An excerpt from my script review for Star Wars: Episode IX – Duel of the Fates which will be available 02/18/20:
2.) Plot Stability
This story suffered from the same major issue as the two others before it…
Why the hell are the Rebels still fighting the Empire?
Maybe it’s in the add-on books or comics, but to me this has always been a GIANT plot hole in Abrams’s trilogy.
Leia and Company WON in Return of the Jedi, but instead of restoring the Republic they just waited around for a new Empire to spring up?
That doesn’t make any sense!
It’s almost as if Disney brought Abrams onboard and said, “Avoid anything remotely similar to what happened in the Zahn books!”
When we, the fans, originally heard about this new trilogy, we longed to see a Republic rebuilding itself, Leia and Han settling down, remnants of the Empire plotting to regain control, and maybe even Luke getting married!
(My cousin, who up to Force Awakens had read every expanded Star Wars universe novel, regardless of how shitty, was very excited to see Luke training his force sensitive niece and nephew.)
But we didn’t get any of that. We were treated to reboots of the original trilogy and a shitty Johnson fan fiction.
(Zing 3way! Last Jedi was crap!)
The title of the franchise is appropriate, because that’s what this universe is apparently locked into, a constant war among the stars for everything and everyone.
For me, this “resistance” never worked because its only reason for being seemed so JJ Abrams’s story would work.
There is a need to establish that this is what confined the script and the writers did the best they could with what was presented before.
Palpatine vs. Tor Valum
My largest criticism of The Rise of Skywalker is the need to bring Palpatine back.
I overlooked it for the sake of the film, and enjoyed the movie overall, but I completely understand why this particular point turned some people off.
In The Duel of the Fates Kylo Ren is set on the path to learn from Tor Valum, a Sith who instructed Palpatine’s master. This is almost a reverse Empire Strikes Back, and it was interesting to see Kylo Ren have a goal above and beyond catching Rey.
Unfortunately, and like Rise of Skywalker, anything cool that’s presented is quickly abandoned to get to the next big scene.
In this case, after Ren steals the life force of some poor animal, he easily kills Tor Valum because he needs to get to Mortis.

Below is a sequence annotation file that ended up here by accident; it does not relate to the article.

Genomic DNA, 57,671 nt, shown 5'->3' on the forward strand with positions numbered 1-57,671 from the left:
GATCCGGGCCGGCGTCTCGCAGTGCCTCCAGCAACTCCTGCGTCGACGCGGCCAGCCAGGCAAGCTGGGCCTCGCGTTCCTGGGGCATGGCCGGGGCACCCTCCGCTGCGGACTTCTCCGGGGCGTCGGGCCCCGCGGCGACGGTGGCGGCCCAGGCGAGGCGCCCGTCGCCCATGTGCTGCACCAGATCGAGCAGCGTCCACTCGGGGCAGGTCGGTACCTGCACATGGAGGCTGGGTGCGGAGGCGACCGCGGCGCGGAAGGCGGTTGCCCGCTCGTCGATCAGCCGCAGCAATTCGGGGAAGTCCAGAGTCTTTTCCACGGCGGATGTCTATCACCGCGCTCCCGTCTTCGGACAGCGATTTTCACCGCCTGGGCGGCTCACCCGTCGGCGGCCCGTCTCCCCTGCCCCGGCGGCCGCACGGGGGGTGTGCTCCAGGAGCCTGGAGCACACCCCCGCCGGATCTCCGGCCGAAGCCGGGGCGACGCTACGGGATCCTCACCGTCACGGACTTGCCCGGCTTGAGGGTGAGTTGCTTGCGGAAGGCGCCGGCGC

The Battle of Coruscant
For me, this was the shining beacon of hope that the final installment in the trilogy needed.
Instead of alien horses on star destroyers, we have war painted AT-STs and other old First Order tech, battling it out on the cityscape of Coruscant.
Finn still convinces his stormtrooper brethren to cast off their conditioning, we have the oppressed alien residents standing up to and overthrowing the First Order, AND…
We still get my big moment with Lando.
Shit, there’s even this truly emotional moment with Chewie throwing a dead R2 over his shoulder like he did C3PO in Empire.
Rey vs. Ren
The whole world of Mortis plot was my least favorite.
Did I love the Ren/Rey “connection” in Rise of Skywalker? Absolutely not, but for Mortis, there’s this whole buildup to…nothing.
Luke tells Rey she “must face him” (meaning Ren), hinting at a Return of the Jedi confrontation, but we’re essentially treated to another version of Luke fighting Ren a la Last Jedi only to have Rey come in, mumble “Ben”, and bingo boingo…both go to the Force.
What I did like about this was that the writers tried to incorporate something that was established in a related series with Mortis (in The Clone Wars) and that we can finally admit it’s okay to have a bit of a “balance” between light and dark, something that countless Jedi before Rey lived with and were chastised for.
The Old Republic
Knights of the Old Republic originally came out for Xbox back in 2003. It’s set 4,000 years before the original trilogy, involves Jedi fighting Sith, and has one of the most dedicated bunch of devotees short of the horror genre.
(Also led to an online MMORPG called Star Wars: The Old Republic which is still around.)
To include this “Old Republic” tech in your story is a giant nod in the right direction. People want to see Star Wars stories set in this timeline, and this nod makes for a natural segway from a main film in a tent-pole trilogy.
Audiences become familiar with the idea the Old Republic, so if/when you launch a new related series or film, it won’t come out of left field.
Seemed like “win, win” for the Mouse and his corporate overlords.
People keep asking the question, “Is this what we deserved instead of The Rise of Skywalker?”
Neither was perfect.
The first half (give or take) was extremely enjoyable, giving us a Star Wars tone and setting we’re familiar with.
(I’m specifically reminded of the opening on Kuat, another location fans would be excited to see.)
My guess on what probably ultimately did this script in was how involved Leia was, and with Carrie Fisher’s passing, would have made this story difficult to film or require too much unrealistic looking CGI.
Finally, some of the “get out of jail” scenes felt too easy, like randomly finding a First Order Lootbox on the dreadnaught, or Finn’s quick speech that convinced an entire population to put their lives on the line.
These instances could have easily be revised in later version, however and were in no way deal breakers.
(And to Abrams’s credit, we didn’t have this redeeming scene in the script.)
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